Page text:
Beginning in the midst of the chaos of the uprising, there is no time missed between the season finale and premiere. In this chapter, da Vinci’s mind becomes more fascinating than ever. His understanding of the human body informs what is possibly the first blood transfusion, his problem-solving abilities get him through a series of seemingly impossible trials and his wit remains a constant source of amusement. With so much treachery and confusion afoot, the episodes are largely divided between a great many storylines that seemingly have no bearing on da Vinci’s quest for the Book of Leaves — until it does. The cliff-hanger at the end of the season finale allows for a very significant moment to remain unresolved and is literally concluded as the fuse of a canon disappears, making the opening minutes of next season the much anticipated.
Special features include: “The Journey Begins: Season 1 Recap”; “Creating the New World”; “A Closer Look”; and “New Sets.” (Anchor Bay Entertainment)
Exodus: Gods and Kings (Blu-ray & Digital copy)
Untitled
Fox Home Entertainment
In this Biblical tale, Moses (Christian Bale) defies the Pharaoh Ramses (Joel Edgerton), setting 400,000 slaves on a monumental journey of escape from Egypt and its terrifying cycle of deadly plagues.
Most viewers are familiar with Cecil B. DeMille’s The Ten Commandments (1956), which accomplished quite a bit in terms of special effects for the time period. It also presented a more complete account of Moses’ life. However the overall foundation of the story remains the same, even if the presentation is significantly altered. Under Ridley Scott’s direction, there is a major shift in focus to the violence of the story. Moreover, the quality of the special effects contributes to the more visceral nature of the narrative. Not only does it bring home the vastness of the armies and the exodus, but also the pervasiveness and harshness of the epidemics. Each of the top-billed actors, which also include Sir Ben Kingsley and Sigourney Weaver, are very sombre. The seemingly constant life-or-death state of existence makes for very grim performances.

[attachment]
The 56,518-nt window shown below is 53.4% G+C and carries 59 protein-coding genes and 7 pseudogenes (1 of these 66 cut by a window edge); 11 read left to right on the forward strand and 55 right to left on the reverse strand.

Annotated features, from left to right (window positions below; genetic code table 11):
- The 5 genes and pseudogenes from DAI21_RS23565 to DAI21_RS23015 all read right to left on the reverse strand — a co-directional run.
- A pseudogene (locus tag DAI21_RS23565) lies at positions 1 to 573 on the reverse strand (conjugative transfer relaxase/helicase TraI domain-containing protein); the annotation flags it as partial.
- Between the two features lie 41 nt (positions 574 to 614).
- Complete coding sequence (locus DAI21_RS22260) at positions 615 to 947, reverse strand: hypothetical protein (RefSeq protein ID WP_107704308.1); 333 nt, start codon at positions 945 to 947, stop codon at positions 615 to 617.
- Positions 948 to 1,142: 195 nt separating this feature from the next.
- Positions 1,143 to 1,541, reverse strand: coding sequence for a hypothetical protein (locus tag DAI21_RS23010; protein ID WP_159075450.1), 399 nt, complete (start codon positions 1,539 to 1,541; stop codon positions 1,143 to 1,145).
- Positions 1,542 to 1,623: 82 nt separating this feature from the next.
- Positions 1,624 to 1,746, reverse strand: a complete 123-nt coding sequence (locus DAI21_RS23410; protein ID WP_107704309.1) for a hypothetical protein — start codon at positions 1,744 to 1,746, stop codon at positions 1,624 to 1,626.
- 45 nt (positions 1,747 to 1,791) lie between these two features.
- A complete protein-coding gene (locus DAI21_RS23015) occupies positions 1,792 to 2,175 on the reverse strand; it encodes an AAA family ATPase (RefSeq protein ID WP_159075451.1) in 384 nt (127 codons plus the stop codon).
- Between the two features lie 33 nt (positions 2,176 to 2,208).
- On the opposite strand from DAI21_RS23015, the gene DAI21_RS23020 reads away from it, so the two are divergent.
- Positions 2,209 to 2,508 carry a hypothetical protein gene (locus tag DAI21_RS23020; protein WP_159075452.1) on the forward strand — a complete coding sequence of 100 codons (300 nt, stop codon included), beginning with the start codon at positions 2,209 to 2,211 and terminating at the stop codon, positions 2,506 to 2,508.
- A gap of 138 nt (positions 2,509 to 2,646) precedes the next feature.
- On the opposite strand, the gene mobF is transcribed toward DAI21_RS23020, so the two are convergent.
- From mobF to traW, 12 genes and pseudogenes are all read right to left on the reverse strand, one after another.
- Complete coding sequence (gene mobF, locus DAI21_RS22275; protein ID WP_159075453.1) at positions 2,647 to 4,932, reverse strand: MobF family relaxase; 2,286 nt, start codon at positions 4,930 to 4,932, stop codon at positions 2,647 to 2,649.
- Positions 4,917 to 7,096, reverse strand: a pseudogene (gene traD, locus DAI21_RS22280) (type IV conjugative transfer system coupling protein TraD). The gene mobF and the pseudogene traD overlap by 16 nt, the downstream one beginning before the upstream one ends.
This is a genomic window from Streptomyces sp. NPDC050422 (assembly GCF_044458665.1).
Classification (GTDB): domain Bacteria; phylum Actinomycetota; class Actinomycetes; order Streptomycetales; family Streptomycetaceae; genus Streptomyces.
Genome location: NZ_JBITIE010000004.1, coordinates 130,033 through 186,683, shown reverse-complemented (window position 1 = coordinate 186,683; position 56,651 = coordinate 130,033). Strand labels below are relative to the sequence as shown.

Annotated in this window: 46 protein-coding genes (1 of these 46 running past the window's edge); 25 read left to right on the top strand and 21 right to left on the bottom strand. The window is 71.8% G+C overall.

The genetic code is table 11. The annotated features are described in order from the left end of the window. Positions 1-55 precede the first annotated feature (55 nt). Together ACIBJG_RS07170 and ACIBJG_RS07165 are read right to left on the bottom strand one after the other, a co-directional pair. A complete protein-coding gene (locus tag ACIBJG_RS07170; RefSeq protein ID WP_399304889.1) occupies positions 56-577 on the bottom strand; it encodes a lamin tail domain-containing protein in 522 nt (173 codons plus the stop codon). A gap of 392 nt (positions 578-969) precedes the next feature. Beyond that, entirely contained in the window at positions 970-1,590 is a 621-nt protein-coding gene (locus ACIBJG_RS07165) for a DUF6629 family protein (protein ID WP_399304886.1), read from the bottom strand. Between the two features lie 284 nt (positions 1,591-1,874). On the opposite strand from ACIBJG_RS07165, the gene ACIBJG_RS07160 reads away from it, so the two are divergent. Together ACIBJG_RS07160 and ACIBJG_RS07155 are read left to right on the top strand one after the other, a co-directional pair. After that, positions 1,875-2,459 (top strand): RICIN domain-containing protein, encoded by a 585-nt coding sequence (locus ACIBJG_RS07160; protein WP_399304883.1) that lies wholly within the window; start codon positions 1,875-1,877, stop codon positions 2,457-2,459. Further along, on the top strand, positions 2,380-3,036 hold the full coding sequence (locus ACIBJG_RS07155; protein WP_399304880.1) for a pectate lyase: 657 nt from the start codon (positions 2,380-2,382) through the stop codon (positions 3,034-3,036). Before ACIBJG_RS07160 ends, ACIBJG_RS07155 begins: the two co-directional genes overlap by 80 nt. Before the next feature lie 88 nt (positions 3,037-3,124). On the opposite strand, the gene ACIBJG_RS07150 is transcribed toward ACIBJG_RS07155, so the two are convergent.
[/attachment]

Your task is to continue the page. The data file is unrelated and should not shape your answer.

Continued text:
Special features include: commentary by director/producer Ridley Scott and co-screenwriter Jeffrey Caine; deleted and extended scenes; and “The Exodus Historical Guide.” (Fox Home Entertainment)
Foxcatcher (Blu-ray & Digital copy)
Untitled
Sony Pictures Home Entertainment
Olympic Gold Medal-winning wrestler Mark Schultz (Channing Tatum) is struggling in obscurity and poverty in Wisconsin when he is invited by wealthy heir John du Pont (Steve Carell) to move on to his lavish estate to form a team and to train for the 1988 Seoul Olympics. Schultz seizes the opportunity, eager to step out of the shadow of his revered older brother, Dave (Mark Ruffalo), a prominent wrestling coach and Gold Medal winner himself. With his vast financial resources and state-of-the-art training facility at Foxcatcher Farm, du Pont appoints himself head coach of the team, eager to win the respect of his peers and the approval of his condemning mother (Vanessa Redgrave).
This film features some remarkable transformations from its actors as well as its characters. Contrary to Tatum’s usual vibrancy, Mark is a sullen young man who says very little. However under John’s tutelage, he gains self-confidence and eventually learns how not to exist in anyone’s shadow. Carell is aged and cordially condescending with a desire to finally excel at something that he can never fully realize. Though it always seems like something sinister bubbles under John’s surface, it’s quite unsettling when it finally erupts. Ruffalo/Dave is the least altered, portraying a supportive brother and a father who is trying to do what’s best for his children. The narrative does not get caught up in the wrestling aspect of the story, but rather the dynamic that develops between Mark and John. Mark’s journey to realizing his patron is the worst thing that could have happened to him is captivating but too late.